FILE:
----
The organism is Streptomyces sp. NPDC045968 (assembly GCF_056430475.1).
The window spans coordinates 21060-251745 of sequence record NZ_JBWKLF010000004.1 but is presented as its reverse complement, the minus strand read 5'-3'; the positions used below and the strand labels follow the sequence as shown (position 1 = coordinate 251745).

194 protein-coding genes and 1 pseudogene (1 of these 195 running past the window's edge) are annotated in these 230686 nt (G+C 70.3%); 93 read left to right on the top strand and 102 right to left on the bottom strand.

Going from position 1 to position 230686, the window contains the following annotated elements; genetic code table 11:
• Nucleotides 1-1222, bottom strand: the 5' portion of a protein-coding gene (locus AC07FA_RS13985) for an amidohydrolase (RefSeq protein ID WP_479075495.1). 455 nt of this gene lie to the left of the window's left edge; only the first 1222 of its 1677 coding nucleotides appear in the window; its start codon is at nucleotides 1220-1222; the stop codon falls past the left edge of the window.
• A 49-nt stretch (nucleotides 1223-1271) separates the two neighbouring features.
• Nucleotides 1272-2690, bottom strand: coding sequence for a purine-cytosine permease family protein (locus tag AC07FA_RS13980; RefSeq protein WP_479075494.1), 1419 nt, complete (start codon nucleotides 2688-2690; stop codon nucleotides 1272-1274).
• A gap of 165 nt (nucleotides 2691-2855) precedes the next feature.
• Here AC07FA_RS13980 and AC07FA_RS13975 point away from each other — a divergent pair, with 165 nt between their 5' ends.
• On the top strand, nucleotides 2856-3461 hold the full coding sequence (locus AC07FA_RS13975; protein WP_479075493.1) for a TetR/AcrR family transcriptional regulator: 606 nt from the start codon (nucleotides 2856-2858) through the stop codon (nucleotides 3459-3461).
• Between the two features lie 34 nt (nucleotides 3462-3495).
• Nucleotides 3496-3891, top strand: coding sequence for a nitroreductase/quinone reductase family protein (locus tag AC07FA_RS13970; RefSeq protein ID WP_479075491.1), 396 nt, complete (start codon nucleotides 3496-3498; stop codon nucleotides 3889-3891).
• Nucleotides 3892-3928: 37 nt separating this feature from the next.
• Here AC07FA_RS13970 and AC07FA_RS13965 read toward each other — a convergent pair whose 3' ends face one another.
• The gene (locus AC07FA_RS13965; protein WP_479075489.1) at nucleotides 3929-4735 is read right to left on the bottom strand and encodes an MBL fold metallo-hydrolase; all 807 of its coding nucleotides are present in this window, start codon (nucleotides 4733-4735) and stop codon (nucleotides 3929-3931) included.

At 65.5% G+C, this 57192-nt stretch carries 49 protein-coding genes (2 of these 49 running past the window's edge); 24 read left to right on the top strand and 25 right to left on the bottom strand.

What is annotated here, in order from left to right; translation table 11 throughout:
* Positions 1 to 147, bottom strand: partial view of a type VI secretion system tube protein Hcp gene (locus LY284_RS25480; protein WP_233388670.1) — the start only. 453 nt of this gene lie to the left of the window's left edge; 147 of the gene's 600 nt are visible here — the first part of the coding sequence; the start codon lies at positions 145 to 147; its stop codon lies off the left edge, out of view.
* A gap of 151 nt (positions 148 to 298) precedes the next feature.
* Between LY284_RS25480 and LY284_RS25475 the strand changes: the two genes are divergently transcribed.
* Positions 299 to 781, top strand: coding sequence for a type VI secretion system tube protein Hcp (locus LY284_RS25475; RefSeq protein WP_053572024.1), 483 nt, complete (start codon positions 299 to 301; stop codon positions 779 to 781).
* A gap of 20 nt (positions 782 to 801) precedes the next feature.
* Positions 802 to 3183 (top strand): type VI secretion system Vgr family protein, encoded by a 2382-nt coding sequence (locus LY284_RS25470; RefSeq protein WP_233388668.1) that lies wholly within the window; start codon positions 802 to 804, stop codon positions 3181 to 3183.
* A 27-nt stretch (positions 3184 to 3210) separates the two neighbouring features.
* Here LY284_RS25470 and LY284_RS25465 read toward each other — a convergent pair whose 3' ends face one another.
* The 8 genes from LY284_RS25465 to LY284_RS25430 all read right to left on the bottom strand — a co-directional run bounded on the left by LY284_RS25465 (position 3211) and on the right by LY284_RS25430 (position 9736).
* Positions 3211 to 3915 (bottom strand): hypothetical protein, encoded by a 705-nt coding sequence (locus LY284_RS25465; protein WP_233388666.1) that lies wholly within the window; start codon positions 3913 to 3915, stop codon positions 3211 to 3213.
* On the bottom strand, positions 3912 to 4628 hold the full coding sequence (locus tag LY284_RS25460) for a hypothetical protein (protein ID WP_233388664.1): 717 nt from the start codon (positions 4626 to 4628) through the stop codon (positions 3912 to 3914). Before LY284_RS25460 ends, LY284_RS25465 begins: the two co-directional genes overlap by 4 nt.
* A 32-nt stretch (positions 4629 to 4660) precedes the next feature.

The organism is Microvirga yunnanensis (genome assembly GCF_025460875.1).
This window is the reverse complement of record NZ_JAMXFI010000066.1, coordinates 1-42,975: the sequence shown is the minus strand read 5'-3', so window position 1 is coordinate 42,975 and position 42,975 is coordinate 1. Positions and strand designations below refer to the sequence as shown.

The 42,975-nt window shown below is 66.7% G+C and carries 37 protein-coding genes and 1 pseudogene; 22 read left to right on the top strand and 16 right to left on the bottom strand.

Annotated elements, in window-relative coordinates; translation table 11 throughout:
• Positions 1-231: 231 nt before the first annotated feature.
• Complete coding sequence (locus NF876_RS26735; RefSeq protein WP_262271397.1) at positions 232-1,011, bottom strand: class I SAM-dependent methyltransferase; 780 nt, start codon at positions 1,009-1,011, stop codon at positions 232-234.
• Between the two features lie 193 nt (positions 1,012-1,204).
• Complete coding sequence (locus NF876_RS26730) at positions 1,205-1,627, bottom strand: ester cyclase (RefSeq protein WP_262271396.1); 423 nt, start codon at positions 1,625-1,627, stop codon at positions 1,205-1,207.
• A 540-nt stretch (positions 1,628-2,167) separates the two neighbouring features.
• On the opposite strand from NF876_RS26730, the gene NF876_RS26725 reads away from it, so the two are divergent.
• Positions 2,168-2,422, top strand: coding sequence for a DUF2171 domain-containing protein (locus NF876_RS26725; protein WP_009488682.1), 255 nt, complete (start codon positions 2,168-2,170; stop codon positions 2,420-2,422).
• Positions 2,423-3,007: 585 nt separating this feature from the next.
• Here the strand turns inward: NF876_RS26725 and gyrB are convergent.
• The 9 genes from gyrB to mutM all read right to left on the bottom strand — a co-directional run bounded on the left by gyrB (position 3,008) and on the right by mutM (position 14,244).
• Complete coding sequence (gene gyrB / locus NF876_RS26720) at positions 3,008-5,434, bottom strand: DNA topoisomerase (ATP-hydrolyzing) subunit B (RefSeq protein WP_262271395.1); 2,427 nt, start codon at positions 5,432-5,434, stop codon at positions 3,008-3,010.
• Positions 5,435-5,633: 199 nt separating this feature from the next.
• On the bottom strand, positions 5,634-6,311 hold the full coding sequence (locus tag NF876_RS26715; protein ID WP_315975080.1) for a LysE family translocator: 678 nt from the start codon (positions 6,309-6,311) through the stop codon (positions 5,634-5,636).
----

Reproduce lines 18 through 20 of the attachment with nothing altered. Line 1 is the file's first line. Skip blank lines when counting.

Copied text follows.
* Positions 1 to 147, bottom strand: partial view of a type VI secretion system tube protein Hcp gene (locus LY284_RS25480; protein WP_233388670.1) — the start only. 453 nt of this gene lie to the left of the window's left edge; 147 of the gene's 600 nt are visible here — the first part of the coding sequence; the start codon lies at positions 145 to 147; its stop codon lies off the left edge, out of view.
* A gap of 151 nt (positions 148 to 298) precedes the next feature.
* Between LY284_RS25480 and LY284_RS25475 the strand changes: the two genes are divergently transcribed.